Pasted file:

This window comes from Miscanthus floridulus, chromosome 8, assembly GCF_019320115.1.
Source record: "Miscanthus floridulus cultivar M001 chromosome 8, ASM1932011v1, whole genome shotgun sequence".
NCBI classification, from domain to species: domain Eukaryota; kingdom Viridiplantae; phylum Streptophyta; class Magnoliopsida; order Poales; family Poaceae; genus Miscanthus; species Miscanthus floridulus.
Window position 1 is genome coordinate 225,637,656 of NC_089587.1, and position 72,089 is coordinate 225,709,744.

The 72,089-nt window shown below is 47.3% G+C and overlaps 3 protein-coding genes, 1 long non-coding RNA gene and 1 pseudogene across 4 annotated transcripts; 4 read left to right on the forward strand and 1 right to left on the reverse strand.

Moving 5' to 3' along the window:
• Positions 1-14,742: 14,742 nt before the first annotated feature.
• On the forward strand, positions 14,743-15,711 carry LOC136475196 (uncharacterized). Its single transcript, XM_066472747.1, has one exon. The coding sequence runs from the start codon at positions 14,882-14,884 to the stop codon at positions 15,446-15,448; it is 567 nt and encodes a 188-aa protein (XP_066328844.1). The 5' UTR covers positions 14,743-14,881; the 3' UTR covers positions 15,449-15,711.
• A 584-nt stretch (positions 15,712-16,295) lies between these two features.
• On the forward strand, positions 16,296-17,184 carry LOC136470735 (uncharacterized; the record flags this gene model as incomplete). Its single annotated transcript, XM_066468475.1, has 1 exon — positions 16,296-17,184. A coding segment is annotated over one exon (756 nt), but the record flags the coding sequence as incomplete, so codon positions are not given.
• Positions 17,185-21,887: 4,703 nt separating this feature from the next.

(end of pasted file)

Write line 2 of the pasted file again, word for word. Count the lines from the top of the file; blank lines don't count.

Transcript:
Source record: "Miscanthus floridulus cultivar M001 chromosome 8, ASM1932011v1, whole genome shotgun sequence".